Nowhere is change more urgently needed now than in Saatchi's limp creative offering, and Daley knows he needs to make some bold decisions if Sony Ericsson is to be more than a single swallow.
The agency enjoyed a brief creative flaring a few years ago, though much of the excitement centred on only a handful of small-spending clients. Daley needs to revive that sense of creative revolution, this time with a real breadth and depth. If Saatchi's is to do full justice to its intellectual, creative-ideas positioning it needs to follow through in the quality of its execution on a broad range of clients.
Daley has much work ahead. Fortunately for his colleagues, he appears to have more than enough passion for the fight.
WHEN ZENITH Media broke away from its Saatchi & Saatchi parent in 1989, the decision to forgo the gloss of Charlotte Street for a warehouse in Paddington was utterly symptomatic of the media agency's philosophy. Forget fancy restaurants and flowers in reception; rock bottom square footage and a frills-free delivery defined the sort of cost-conscious service that advertisers could expect from the new wave of media independents.
How times change. Last week ZenithOptimedia, as it is now called, proudly unveiled rather swanky new offices a stone's throw from the Charlotte Street alma mater. A glittering cocktail party hosted by that rarest of beasts - a media chief with a planning background - seemed to finally lay to rest the "pile it high, buy it cheap" positioning.
If any of the media A-list quaffing espresso Martinis doubt that Zenith has shaken off its old pecuniary spots they need look no further than the agency's newly unveiled management team. Where once Zenith was the home of the brutal buyer (or "gorillas with calculators", as they used to be known) the intellectual planner now rules. The new-ish CEO Gerry Boyle has promoted the fellow egghead and wise old bird Derek Morris as the agency's chairman, while Mark Howley becomes the new planning director.
So Zenith's move to Fitzrovia is more than a geographical one. In a way it's a metaphor for the direction media agencies across town are now taking: getting closer to the creative process, leading with a planning sensibility rather than simply a buying mentality and slowly managing to charge a better price for a more upstream service.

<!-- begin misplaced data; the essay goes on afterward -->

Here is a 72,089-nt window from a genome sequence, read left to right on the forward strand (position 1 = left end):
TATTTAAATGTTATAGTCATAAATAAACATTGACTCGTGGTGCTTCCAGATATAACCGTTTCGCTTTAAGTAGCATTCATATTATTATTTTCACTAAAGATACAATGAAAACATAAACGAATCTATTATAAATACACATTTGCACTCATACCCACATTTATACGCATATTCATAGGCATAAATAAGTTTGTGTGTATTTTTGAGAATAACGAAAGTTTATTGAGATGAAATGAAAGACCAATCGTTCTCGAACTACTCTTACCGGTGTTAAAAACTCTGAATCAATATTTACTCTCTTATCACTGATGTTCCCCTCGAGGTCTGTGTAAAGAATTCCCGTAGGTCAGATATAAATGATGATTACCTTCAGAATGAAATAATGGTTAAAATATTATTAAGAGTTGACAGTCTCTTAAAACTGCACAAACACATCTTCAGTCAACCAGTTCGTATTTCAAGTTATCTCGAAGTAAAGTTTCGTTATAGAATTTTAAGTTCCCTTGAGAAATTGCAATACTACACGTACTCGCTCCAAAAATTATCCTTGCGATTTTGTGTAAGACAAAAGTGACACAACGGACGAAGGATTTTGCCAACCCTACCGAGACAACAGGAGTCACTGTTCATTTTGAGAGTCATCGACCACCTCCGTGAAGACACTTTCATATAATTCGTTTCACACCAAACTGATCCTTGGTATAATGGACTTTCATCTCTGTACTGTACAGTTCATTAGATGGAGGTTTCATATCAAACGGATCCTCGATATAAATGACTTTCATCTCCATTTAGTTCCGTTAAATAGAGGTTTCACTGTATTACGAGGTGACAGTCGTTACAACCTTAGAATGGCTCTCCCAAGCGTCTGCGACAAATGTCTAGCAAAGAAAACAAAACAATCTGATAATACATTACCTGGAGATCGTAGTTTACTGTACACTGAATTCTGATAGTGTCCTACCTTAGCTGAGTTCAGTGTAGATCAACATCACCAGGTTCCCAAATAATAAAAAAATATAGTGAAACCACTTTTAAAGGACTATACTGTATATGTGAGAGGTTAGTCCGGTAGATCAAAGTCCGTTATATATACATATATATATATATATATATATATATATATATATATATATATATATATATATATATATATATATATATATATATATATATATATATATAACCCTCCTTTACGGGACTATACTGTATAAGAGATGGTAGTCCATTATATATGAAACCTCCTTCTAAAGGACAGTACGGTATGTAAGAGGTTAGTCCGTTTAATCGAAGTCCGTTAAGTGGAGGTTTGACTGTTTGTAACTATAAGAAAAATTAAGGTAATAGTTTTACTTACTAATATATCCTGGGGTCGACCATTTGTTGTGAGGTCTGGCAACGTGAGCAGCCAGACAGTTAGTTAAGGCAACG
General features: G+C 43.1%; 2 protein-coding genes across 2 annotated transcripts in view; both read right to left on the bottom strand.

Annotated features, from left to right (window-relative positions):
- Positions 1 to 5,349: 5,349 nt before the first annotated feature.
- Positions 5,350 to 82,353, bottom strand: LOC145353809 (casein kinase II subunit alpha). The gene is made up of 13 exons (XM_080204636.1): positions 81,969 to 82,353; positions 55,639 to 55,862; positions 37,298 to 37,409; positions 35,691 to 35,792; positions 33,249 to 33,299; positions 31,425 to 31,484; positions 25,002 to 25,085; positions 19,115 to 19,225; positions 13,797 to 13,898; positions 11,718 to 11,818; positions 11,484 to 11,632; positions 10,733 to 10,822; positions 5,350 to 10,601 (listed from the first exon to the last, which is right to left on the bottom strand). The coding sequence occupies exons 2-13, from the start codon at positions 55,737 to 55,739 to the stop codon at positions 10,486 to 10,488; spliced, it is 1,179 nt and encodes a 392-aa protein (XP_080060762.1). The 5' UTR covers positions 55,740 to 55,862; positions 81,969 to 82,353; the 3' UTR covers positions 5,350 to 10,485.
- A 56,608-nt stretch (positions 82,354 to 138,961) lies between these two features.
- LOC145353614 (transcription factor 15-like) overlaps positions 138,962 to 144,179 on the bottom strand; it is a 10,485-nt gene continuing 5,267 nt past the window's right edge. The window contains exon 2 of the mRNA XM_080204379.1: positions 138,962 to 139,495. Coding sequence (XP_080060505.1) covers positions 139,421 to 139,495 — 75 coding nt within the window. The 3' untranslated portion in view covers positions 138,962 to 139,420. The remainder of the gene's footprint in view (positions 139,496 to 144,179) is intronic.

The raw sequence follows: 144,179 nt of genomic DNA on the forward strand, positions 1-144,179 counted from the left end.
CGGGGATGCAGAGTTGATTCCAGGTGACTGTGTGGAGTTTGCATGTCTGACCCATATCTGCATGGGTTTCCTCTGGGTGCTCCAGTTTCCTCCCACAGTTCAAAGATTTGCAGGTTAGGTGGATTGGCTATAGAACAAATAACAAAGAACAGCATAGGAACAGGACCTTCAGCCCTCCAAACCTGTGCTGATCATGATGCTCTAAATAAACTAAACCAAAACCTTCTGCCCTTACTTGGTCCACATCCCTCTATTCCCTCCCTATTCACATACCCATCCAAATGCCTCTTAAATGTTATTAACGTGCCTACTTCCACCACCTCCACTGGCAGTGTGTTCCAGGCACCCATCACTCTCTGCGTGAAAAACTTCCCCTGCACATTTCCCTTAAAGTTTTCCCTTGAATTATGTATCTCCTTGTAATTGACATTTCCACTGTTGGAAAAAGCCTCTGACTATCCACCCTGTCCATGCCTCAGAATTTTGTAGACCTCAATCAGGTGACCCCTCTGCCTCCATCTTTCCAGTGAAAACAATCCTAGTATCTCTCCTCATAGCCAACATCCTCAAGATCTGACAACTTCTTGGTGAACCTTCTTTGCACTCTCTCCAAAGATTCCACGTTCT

Rumour has it they even forgo the steak and chips for sushi these days.
Clair Beale is editor of Campaign.
BEST IN SHOW: HARVEY NICHOLS
Clothes are sexy, right? Almost always much more so than the alternative. So it's no surprise that fashion house ads usually ooze pheromones.
Clothes retailers, though, often come at the whole business of advertising with all the hang-ups of any high-street store (driving footfall, maximising sales per square foot). M&S has recently got it right by remembering that its customers are real people looking for lovely clothes (rather than simply walking wallets) and, at the other end of the shopping spectrum, Harvey Nichols rules.
HN has got a great line going in erotic advertising. You may recall the Seven Deadly Sins campaign (lots of rucked-up dresses, post-orgasmic expressions and racy visual double entendres). HN and DDB, its agency, have got passion for fashion nailed.
So a new HN campaign is something to savour. The S&M undertones are still there and the visual metaphors are as rich as ever. So we have a sexy woman with a spike instead of a head approaching two louche guys with balloon heads. Or a woman with a lightbulb for a head, watched by moth-headed men. Geddit?
Photographer Dimitri Daniloff has crafted some beautiful visual stories, the powerful narrative disturbingly dark and unsettling. But they're wicked fun, too; this is fashion as fancy dress for sexual predators - and I want some.
The reality is that with high-street chains now delivering cheap fashion and the web offering cut-price designer gear, HN needs a personality that makes it every bit as desirable a brand as the ones it sells. The new campaign firmly positions Harvey Nichols as the temple of fashion.